Quantum numbers and shells
|Quantum number||character||Range of values||designation||Examples|
|Principal quantum number||1, 2, 3, ...||K, L, M, ...||3|
|Minor quantum number||0,…, n − 1||s, p, d, f, ...||0, 1, 2|
angular momentum quantum number
|−l, ..., + l||s, p x, y, z ,
d yz, xz, xy, z², x²-y² , ...
|−2, −1, ± 0, +1, +2|
spin quantum number
|−½, + ½||↓, ↑||−½, + ½|
According to the Pauli principle , no two electrons of an atom must have the same state in all four quantum numbers. With this principle it can be shown that the electrons are distributed to the various permitted states and thus to the shells and subshells.
The main quantum numbers determine the shells, the secondary quantum numbers the sub-shells. Each shell, according to the limitations of , and be filled with a maximum 2n² electrons. The shells are designated in ascending order, starting with the core shell, with capital letters: K, L, M, N, O, P, Q ... The orbitals are named according to the series of spectral lines that an excited electron emits when it is in original orbital falls back; For historical reasons, the first four series are called s (“sharp”), p (“principal”), d (“diffuse”) and f (“fundamental”).
Filling the bowls according to the build-up principle
As the number of electrons in the elements increases , the possible states - starting with the lower energies - are occupied. According to Hund's rule , the orbitals of the same energy are first assigned once, then twice.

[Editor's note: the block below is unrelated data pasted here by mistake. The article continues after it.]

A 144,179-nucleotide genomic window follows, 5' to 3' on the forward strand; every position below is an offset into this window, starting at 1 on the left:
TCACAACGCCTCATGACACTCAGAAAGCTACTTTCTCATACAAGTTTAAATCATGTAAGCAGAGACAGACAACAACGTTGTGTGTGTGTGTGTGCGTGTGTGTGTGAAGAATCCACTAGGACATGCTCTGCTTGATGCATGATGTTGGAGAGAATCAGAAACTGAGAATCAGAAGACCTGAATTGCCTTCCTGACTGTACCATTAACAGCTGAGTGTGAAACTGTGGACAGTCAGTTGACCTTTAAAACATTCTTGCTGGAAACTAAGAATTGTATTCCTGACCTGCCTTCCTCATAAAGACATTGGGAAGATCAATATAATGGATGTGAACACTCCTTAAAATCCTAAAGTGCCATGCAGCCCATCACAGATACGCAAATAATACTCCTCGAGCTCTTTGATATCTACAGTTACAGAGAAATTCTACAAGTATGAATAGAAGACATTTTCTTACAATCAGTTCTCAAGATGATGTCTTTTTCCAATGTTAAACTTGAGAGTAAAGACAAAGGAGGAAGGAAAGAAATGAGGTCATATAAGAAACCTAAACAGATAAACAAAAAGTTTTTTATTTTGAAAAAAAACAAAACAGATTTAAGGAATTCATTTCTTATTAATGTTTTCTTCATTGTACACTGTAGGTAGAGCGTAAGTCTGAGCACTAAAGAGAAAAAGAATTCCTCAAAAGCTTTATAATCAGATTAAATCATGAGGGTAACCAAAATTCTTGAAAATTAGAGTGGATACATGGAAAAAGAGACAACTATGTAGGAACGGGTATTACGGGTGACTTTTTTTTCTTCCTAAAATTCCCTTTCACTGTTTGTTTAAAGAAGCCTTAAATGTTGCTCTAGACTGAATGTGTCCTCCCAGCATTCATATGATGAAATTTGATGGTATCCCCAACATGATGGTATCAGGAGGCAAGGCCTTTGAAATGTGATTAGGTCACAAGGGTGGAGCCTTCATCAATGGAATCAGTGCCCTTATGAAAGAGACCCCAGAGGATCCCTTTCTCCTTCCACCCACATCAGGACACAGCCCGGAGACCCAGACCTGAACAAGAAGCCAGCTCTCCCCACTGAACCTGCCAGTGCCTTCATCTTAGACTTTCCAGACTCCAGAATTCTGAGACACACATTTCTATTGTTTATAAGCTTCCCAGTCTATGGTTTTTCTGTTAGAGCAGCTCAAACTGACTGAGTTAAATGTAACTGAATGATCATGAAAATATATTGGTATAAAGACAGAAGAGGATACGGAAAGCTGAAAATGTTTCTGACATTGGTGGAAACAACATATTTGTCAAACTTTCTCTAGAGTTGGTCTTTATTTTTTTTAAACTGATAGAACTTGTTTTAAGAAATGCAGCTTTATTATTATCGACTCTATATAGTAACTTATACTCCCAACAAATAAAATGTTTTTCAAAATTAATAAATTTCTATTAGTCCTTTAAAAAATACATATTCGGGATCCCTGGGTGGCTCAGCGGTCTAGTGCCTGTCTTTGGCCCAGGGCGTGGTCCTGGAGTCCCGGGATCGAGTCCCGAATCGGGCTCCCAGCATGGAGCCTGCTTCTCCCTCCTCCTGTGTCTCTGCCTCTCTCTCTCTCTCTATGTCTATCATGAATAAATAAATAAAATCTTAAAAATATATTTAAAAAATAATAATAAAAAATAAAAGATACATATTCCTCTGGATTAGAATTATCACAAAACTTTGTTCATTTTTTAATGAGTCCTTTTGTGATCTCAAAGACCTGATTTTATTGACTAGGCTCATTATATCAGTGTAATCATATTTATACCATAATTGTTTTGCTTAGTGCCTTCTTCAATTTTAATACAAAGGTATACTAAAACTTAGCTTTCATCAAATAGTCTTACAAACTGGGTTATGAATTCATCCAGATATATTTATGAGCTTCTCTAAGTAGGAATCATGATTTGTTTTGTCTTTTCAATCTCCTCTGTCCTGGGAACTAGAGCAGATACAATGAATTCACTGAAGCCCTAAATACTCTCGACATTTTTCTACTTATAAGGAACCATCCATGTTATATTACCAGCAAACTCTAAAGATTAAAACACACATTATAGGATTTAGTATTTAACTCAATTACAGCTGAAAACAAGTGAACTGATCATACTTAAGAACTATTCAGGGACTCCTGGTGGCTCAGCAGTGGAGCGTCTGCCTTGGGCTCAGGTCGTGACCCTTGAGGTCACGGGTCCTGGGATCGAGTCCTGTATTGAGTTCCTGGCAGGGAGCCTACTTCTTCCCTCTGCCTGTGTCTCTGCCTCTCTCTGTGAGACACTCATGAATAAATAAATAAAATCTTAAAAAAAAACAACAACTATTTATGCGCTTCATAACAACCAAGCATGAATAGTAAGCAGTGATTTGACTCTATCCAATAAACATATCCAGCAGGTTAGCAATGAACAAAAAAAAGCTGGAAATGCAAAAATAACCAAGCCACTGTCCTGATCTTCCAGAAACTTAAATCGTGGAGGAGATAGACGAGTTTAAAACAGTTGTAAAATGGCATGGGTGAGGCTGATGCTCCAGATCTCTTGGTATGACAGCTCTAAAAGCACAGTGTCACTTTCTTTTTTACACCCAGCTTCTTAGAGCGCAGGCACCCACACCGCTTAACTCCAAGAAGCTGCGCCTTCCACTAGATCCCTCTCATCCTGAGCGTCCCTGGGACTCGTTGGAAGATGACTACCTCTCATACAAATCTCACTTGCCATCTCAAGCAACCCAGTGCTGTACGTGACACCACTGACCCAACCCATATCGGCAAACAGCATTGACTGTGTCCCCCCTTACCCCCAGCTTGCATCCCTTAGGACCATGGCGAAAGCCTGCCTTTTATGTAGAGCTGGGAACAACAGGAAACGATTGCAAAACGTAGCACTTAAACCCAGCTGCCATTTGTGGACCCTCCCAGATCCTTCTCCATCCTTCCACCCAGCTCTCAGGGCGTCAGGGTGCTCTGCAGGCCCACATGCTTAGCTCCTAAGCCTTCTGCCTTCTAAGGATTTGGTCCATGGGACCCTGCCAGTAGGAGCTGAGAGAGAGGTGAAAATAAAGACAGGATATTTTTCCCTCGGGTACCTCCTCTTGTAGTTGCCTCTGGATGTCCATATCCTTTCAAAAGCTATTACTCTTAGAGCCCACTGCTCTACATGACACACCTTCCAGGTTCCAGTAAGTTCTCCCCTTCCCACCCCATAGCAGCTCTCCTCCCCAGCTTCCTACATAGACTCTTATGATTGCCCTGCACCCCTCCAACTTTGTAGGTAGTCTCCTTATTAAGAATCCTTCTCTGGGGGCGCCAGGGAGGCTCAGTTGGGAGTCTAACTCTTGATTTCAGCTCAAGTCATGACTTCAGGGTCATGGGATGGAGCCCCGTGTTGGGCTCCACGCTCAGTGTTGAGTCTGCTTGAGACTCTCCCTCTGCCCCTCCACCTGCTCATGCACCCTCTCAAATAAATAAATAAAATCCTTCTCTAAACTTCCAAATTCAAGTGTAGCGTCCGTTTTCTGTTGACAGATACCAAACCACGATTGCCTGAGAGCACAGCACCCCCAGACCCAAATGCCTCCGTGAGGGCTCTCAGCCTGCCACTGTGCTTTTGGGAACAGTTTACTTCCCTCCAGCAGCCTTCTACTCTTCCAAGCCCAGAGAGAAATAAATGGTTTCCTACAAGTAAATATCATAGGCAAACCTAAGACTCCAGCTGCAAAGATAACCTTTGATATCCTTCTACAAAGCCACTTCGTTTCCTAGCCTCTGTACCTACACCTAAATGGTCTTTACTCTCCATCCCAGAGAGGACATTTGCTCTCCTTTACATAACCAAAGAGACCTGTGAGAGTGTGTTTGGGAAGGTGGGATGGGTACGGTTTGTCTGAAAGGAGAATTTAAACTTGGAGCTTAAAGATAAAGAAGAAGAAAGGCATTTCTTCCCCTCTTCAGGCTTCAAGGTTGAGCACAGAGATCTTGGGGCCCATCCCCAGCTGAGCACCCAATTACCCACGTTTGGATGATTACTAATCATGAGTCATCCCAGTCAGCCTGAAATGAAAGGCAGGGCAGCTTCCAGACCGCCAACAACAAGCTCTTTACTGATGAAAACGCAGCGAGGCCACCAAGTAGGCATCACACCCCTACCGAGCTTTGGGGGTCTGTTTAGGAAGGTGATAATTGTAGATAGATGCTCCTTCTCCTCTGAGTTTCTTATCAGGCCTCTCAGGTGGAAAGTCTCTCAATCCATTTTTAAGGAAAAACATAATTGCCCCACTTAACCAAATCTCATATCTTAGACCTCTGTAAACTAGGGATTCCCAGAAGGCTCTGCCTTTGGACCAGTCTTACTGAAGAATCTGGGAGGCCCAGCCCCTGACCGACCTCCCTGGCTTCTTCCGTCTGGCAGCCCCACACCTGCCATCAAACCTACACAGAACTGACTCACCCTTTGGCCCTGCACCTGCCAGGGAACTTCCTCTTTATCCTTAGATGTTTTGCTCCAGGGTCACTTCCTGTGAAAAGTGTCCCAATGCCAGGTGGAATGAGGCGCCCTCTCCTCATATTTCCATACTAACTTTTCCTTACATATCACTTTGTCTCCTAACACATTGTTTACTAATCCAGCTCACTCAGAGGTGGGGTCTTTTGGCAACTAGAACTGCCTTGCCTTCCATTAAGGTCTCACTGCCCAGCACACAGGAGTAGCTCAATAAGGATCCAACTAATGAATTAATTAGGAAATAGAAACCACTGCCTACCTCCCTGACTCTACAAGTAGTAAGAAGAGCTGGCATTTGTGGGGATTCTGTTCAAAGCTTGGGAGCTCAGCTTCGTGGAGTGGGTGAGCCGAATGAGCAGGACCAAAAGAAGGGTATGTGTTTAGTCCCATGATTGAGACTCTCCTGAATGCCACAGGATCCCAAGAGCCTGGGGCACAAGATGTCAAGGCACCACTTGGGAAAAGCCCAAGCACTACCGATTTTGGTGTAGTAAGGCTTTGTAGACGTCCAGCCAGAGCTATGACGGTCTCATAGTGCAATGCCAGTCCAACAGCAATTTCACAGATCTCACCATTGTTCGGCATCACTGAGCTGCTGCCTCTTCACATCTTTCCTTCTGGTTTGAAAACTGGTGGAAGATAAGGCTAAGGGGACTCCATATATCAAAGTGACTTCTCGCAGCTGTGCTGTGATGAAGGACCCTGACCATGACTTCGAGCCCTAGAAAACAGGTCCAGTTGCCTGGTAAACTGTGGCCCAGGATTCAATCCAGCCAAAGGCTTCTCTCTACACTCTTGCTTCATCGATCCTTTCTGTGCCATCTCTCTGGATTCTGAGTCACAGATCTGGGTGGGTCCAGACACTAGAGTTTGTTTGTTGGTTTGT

The sub-shells are filled in the following order (in rows, i.e. in periods):
- 1st period : 1s
- 2nd period : 2s 2p
- 3rd period : 3s 3p
- 4th period : 4s 3d 4p
- 5th period : 5s 4d 5p
- 6th period : 6s 4f 5d 6p
- 7th period : 7s 5f 6d ...
Relation to the periodic table
In the periodic table, the occupation of the s orbital of a new shell corresponds to the jump into a new period .
|includes elements of ...|
|s||2||Elements of the 1st and 2nd main group as well as helium|
|p||6th||remaining main group elements|
|d||10||all subgroup elements|
|f||14th||all lanthanoids and actinides|
|1s 2 2s 2 2p 4
[He] 2s 2 2p 4
The electron configuration of an atom is described by the occupied subshells:
- The number of the shell is followed by the letter for the lower shell and superscript the number of electrons in the lower shell. So z. B. for the 2nd lower shell (l = 1 or p) occupied by 5 electrons of the 3rd shell (n = 3 or M) the notation 3p 5 .
- If there are several subshells, the common shell is omitted: 2s 2 2p 3 becomes 2s 2 p 3 .
- In the case of a further abbreviated notation, the abbreviation of the noble gas with the next lower ordinal number is placed in square brackets and the missing subshells of the element to be displayed are specified.
Example chlorine : 1s 2 2s 2 2p 6 3s 2 3p 5 → [Ne] 3s 2 3p 5 .
The subshells are not to be specified according to the construction principle, but in the order of the main quantum number; so z. B. for europium : [Xe] 4f 7 6s 2 .
In addition, the cell or Pauling notation is common as a clear graphic representation.